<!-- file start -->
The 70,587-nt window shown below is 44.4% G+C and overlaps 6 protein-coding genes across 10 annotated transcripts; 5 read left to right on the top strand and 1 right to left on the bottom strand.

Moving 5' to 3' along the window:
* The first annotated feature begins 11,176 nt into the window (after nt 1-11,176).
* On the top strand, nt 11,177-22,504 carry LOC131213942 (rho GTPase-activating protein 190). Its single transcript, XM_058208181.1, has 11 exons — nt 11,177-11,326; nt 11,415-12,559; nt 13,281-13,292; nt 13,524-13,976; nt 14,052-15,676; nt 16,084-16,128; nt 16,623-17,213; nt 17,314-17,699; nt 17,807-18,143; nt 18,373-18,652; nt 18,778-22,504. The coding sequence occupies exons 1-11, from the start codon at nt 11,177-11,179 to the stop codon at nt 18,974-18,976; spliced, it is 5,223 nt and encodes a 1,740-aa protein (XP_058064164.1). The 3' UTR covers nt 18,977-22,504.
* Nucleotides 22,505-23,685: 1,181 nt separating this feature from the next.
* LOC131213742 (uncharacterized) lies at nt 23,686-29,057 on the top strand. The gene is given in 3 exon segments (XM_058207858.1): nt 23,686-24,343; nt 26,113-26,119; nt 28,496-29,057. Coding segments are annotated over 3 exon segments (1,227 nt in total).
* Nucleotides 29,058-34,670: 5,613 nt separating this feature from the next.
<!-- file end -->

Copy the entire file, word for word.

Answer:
The 70,587-nt window shown below is 44.4% G+C and overlaps 6 protein-coding genes across 10 annotated transcripts; 5 read left to right on the top strand and 1 right to left on the bottom strand.

Moving 5' to 3' along the window:
* The first annotated feature begins 11,176 nt into the window (after nt 1-11,176).
* On the top strand, nt 11,177-22,504 carry LOC131213942 (rho GTPase-activating protein 190). Its single transcript, XM_058208181.1, has 11 exons — nt 11,177-11,326; nt 11,415-12,559; nt 13,281-13,292; nt 13,524-13,976; nt 14,052-15,676; nt 16,084-16,128; nt 16,623-17,213; nt 17,314-17,699; nt 17,807-18,143; nt 18,373-18,652; nt 18,778-22,504. The coding sequence occupies exons 1-11, from the start codon at nt 11,177-11,179 to the stop codon at nt 18,974-18,976; spliced, it is 5,223 nt and encodes a 1,740-aa protein (XP_058064164.1). The 3' UTR covers nt 18,977-22,504.
* Nucleotides 22,505-23,685: 1,181 nt separating this feature from the next.
* LOC131213742 (uncharacterized) lies at nt 23,686-29,057 on the top strand. The gene is given in 3 exon segments (XM_058207858.1): nt 23,686-24,343; nt 26,113-26,119; nt 28,496-29,057. Coding segments are annotated over 3 exon segments (1,227 nt in total).
* Nucleotides 29,058-34,670: 5,613 nt separating this feature from the next.